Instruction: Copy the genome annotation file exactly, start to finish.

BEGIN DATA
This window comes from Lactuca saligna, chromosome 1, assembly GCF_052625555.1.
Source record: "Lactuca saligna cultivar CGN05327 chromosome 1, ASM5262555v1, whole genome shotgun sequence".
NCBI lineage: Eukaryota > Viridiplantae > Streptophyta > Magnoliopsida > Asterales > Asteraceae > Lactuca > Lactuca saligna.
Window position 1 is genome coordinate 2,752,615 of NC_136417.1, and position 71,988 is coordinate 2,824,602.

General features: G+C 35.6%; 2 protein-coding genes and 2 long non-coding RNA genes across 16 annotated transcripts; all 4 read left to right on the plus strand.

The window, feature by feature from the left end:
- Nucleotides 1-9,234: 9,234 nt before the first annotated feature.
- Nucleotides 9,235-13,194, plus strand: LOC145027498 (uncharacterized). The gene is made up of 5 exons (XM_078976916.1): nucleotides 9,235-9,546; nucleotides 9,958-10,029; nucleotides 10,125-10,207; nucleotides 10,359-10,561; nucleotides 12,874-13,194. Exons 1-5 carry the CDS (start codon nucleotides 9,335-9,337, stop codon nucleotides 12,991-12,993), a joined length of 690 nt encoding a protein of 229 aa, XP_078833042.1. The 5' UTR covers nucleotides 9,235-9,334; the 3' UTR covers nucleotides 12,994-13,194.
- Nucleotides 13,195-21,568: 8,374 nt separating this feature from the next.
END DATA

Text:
This window comes from Lactuca saligna, chromosome 1, assembly GCF_052625555.1.
Source record: "Lactuca saligna cultivar CGN05327 chromosome 1, ASM5262555v1, whole genome shotgun sequence".
NCBI lineage: Eukaryota > Viridiplantae > Streptophyta > Magnoliopsida > Asterales > Asteraceae > Lactuca > Lactuca saligna.
Window position 1 is genome coordinate 2,752,615 of NC_136417.1, and position 71,988 is coordinate 2,824,602.

General features: G+C 35.6%; 2 protein-coding genes and 2 long non-coding RNA genes across 16 annotated transcripts; all 4 read left to right on the plus strand.

The window, feature by feature from the left end:
- Nucleotides 1-9,234: 9,234 nt before the first annotated feature.
- Nucleotides 9,235-13,194, plus strand: LOC145027498 (uncharacterized). The gene is made up of 5 exons (XM_078976916.1): nucleotides 9,235-9,546; nucleotides 9,958-10,029; nucleotides 10,125-10,207; nucleotides 10,359-10,561; nucleotides 12,874-13,194. Exons 1-5 carry the CDS (start codon nucleotides 9,335-9,337, stop codon nucleotides 12,991-12,993), a joined length of 690 nt encoding a protein of 229 aa, XP_078833042.1. The 5' UTR covers nucleotides 9,235-9,334; the 3' UTR covers nucleotides 12,994-13,194.
- Nucleotides 13,195-21,568: 8,374 nt separating this feature from the next.